"It was quite light airs but we made some good tactical calls, which was key today,” says Krijger. “Good crew work and maintaining boat speed was also important; it was very close, and we crossed the finish line just 30 seconds ahead of the next boat."

IRC Class 5 had an even tighter finish – the first three boats crossed the line in just 10 seconds. The fleet started cleanly, but only because a number of premature starters had already turned around before the gun.  In the end, Jack Banks’ J/92 NIGHTJAR took second and Andy and Annie Howe’s J/97 BLACKJACK II placed third.

J/70 women's sailing teamDay 3- Monday
Competitors enjoyed a fabulous classic sea breeze day, after a long postponement, while race officials waited for the wind to arrive. They were rewarded with a stable 10-15 knot southwesterly breeze on another warm and almost cloudless day.

The bulk of the larger Black Group yachts started on the inshore Royal Yacht Squadron line, short tacking along the shore to the west. The start of IRC Class 1 was a spectacular sight, with the front row yachts perfectly in line when the cannon fired. There was soon much shouting for room to tack before boats grounded, as well as close port/starboard tack incidents.

IRC Class 2 was subject to an individual recall at the start and Chris Jones and Louise Makin’s J/111 JOURNEYMAKER II duly went back to restart correctly.  Tony Mack’s J/111 MCFLY started towards the outer end of the line and was also well placed, sailing at the top of the fleet.  However, in the end, it was Christopher Daniel’s J/122E JUNO that won on corrected time.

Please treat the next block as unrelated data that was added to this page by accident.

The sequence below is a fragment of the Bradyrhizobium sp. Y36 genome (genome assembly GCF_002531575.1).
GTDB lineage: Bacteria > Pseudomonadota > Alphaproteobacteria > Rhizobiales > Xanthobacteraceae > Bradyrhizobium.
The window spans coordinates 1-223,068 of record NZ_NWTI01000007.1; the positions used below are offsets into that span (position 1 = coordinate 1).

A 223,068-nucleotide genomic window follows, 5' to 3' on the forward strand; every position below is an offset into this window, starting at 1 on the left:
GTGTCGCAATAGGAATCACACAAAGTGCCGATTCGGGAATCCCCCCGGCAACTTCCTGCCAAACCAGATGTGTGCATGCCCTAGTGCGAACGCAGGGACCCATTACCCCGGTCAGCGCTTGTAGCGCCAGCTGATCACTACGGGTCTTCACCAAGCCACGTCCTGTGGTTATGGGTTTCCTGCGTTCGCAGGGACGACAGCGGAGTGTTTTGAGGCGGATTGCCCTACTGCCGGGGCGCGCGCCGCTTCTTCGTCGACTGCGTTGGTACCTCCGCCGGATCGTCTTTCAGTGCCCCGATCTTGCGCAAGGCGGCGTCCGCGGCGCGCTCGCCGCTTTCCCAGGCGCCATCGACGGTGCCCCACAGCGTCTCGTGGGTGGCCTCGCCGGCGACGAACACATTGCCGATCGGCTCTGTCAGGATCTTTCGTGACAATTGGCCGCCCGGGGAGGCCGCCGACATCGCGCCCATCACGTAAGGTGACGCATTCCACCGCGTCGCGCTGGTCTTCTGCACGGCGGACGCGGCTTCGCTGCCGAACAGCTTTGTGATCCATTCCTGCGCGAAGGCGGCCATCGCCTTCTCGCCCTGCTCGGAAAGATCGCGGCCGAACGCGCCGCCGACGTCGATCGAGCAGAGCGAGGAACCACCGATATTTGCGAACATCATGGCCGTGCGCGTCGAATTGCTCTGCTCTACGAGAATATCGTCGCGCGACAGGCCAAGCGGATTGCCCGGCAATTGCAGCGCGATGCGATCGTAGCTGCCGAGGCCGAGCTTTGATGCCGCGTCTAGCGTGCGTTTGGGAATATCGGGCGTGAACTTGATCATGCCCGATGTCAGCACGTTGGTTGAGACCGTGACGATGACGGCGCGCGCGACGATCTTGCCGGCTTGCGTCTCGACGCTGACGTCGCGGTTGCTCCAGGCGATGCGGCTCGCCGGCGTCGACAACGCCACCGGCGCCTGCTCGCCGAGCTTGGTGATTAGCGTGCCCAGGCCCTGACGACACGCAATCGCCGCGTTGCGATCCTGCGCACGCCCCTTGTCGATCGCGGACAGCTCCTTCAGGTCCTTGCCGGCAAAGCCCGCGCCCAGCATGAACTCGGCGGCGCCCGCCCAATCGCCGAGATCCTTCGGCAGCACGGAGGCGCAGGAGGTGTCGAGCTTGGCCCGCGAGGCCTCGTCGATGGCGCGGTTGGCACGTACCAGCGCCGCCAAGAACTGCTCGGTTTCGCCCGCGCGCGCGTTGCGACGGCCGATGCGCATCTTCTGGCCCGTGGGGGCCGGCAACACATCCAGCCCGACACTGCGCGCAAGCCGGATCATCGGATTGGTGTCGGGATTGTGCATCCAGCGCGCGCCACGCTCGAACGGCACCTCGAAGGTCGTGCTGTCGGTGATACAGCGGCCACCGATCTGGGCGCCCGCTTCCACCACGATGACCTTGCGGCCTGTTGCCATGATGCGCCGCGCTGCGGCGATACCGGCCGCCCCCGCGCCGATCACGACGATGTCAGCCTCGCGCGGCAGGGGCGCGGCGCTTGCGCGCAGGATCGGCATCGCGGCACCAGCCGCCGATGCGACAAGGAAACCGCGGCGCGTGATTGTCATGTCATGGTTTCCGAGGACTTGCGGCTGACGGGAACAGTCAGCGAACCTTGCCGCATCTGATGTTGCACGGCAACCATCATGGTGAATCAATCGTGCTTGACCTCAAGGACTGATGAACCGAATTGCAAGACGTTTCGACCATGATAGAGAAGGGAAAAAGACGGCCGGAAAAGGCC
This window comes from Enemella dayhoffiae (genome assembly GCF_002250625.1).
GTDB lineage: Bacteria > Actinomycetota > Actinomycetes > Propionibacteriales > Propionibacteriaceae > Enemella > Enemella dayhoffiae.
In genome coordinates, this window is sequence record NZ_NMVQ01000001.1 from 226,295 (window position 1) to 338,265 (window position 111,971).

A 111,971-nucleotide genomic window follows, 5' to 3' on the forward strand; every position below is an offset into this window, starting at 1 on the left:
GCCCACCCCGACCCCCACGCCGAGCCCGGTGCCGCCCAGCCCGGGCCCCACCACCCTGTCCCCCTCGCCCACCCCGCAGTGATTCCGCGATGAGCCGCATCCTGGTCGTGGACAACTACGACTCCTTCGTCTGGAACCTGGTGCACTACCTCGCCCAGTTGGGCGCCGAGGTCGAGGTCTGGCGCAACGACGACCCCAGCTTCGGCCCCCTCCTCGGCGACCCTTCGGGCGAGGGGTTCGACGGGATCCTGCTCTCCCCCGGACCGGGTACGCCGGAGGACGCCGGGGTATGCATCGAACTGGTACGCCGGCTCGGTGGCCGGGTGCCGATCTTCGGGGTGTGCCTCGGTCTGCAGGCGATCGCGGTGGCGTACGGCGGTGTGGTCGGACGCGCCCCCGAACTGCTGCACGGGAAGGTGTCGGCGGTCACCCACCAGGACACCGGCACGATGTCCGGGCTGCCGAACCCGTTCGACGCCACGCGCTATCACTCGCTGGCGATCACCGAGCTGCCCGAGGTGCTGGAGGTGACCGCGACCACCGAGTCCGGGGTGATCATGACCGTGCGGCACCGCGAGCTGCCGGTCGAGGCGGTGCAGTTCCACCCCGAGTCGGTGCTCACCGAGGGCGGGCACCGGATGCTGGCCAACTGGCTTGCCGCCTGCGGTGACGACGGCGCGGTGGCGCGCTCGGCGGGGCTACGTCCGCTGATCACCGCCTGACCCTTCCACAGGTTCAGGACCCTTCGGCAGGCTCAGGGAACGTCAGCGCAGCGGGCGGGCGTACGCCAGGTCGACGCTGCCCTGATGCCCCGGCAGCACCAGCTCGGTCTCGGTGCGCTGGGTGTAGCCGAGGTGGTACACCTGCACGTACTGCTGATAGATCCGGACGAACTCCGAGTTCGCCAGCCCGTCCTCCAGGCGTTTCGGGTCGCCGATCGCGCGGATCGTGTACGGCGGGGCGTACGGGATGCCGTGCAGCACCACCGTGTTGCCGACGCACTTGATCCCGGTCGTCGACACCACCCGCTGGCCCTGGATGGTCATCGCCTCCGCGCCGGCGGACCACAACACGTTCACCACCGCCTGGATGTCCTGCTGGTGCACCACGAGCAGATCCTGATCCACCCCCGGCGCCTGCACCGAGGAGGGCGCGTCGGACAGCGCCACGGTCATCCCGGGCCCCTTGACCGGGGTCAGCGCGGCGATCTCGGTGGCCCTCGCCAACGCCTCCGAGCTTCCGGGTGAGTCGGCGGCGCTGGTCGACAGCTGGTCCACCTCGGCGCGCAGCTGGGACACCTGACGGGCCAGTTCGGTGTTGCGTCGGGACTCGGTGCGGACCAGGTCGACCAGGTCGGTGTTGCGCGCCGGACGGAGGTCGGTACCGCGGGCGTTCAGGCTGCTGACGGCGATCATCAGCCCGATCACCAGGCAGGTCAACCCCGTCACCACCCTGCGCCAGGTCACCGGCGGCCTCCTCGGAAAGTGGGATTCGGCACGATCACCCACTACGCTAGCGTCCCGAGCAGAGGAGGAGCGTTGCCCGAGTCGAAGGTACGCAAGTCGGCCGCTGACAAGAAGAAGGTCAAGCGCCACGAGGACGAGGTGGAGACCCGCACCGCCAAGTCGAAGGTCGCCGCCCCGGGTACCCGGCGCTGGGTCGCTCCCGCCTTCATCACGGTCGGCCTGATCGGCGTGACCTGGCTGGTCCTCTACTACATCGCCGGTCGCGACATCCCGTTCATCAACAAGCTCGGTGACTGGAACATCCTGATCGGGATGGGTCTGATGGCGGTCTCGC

J/97s sailing off Cowes, EnglandDay 4- Tuesday
After a relaxed morning waiting for a breeze to build, the teams were thoroughly tested by a series of wild fluctuations in the wind that accompanied short showers that passed over the race area in the afternoon. Lulls saw to wind drop to as low as three knots while some gusts topped 20 knots, while the direction at times swung through 90 degrees.

In IRC Class 5, Andy and Anne Howe’s J/97 BLACKJACK II got third. Said one sailor, “it was a great race– a good length and very enjoyable– even though the wind was very shifty and up and down from 5 to 21 knots”.

White Group
A small band of rain moved across the start area, then the breeze rapidly built back to 10-12 knots, temporarily shifting right to a more westerly direction. The two cannons for an individual recall were sounded at the start of the J/80 one-design class, but no boats turned back.

J/70 sailing off Cowes, EnglandFiona and Malcolm Thorpe’s J/80 KING LOUIE, and Jon Powell’s J/80 BETTY, were closest to the inshore end of the line. However, Chris Body’s J/80 MOCKINGJAY took an early lead ahead of Ray Mitchell’s CHECKMATE after KING LOUIE grounded on Grantham Rocks, as the fleet short tacked past the Green. BETTY crossed the line first, but had to take a penalty for a rule infringement, which lifted MOCKINGJAY to first place, while CHECKMATE took third.